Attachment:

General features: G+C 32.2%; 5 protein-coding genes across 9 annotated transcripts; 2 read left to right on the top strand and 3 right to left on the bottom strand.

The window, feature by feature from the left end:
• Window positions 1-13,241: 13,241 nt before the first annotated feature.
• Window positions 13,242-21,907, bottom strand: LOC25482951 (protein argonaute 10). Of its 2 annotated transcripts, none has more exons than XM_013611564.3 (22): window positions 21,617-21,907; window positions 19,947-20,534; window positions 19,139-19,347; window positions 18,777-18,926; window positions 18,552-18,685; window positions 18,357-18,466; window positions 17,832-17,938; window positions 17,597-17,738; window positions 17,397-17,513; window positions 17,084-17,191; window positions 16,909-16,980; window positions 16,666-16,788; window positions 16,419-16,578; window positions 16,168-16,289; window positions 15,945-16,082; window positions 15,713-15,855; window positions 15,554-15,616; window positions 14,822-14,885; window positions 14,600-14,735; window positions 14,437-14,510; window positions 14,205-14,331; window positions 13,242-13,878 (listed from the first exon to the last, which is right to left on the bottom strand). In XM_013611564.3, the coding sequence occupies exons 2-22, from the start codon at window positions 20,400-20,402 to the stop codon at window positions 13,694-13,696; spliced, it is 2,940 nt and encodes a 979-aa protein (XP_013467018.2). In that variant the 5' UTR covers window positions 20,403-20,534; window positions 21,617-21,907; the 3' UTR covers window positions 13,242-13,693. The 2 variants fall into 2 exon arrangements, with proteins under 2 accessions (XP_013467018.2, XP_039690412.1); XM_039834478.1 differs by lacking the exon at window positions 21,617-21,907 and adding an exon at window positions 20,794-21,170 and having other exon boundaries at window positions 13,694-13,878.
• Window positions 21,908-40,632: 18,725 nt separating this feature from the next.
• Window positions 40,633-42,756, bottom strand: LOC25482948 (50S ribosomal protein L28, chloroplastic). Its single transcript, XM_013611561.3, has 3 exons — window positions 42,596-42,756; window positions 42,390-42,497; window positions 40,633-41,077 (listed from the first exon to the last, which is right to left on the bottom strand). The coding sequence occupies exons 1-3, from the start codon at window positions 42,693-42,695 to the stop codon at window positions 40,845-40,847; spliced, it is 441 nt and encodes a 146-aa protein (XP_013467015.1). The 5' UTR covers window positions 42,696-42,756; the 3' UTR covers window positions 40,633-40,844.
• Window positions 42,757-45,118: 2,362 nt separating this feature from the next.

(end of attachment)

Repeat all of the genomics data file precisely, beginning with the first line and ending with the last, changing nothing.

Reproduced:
General features: G+C 32.2%; 5 protein-coding genes across 9 annotated transcripts; 2 read left to right on the top strand and 3 right to left on the bottom strand.

The window, feature by feature from the left end:
• Window positions 1-13,241: 13,241 nt before the first annotated feature.
• Window positions 13,242-21,907, bottom strand: LOC25482951 (protein argonaute 10). Of its 2 annotated transcripts, none has more exons than XM_013611564.3 (22): window positions 21,617-21,907; window positions 19,947-20,534; window positions 19,139-19,347; window positions 18,777-18,926; window positions 18,552-18,685; window positions 18,357-18,466; window positions 17,832-17,938; window positions 17,597-17,738; window positions 17,397-17,513; window positions 17,084-17,191; window positions 16,909-16,980; window positions 16,666-16,788; window positions 16,419-16,578; window positions 16,168-16,289; window positions 15,945-16,082; window positions 15,713-15,855; window positions 15,554-15,616; window positions 14,822-14,885; window positions 14,600-14,735; window positions 14,437-14,510; window positions 14,205-14,331; window positions 13,242-13,878 (listed from the first exon to the last, which is right to left on the bottom strand). In XM_013611564.3, the coding sequence occupies exons 2-22, from the start codon at window positions 20,400-20,402 to the stop codon at window positions 13,694-13,696; spliced, it is 2,940 nt and encodes a 979-aa protein (XP_013467018.2). In that variant the 5' UTR covers window positions 20,403-20,534; window positions 21,617-21,907; the 3' UTR covers window positions 13,242-13,693. The 2 variants fall into 2 exon arrangements, with proteins under 2 accessions (XP_013467018.2, XP_039690412.1); XM_039834478.1 differs by lacking the exon at window positions 21,617-21,907 and adding an exon at window positions 20,794-21,170 and having other exon boundaries at window positions 13,694-13,878.
• Window positions 21,908-40,632: 18,725 nt separating this feature from the next.
• Window positions 40,633-42,756, bottom strand: LOC25482948 (50S ribosomal protein L28, chloroplastic). Its single transcript, XM_013611561.3, has 3 exons — window positions 42,596-42,756; window positions 42,390-42,497; window positions 40,633-41,077 (listed from the first exon to the last, which is right to left on the bottom strand). The coding sequence occupies exons 1-3, from the start codon at window positions 42,693-42,695 to the stop codon at window positions 40,845-40,847; spliced, it is 441 nt and encodes a 146-aa protein (XP_013467015.1). The 5' UTR covers window positions 42,696-42,756; the 3' UTR covers window positions 40,633-40,844.
• Window positions 42,757-45,118: 2,362 nt separating this feature from the next.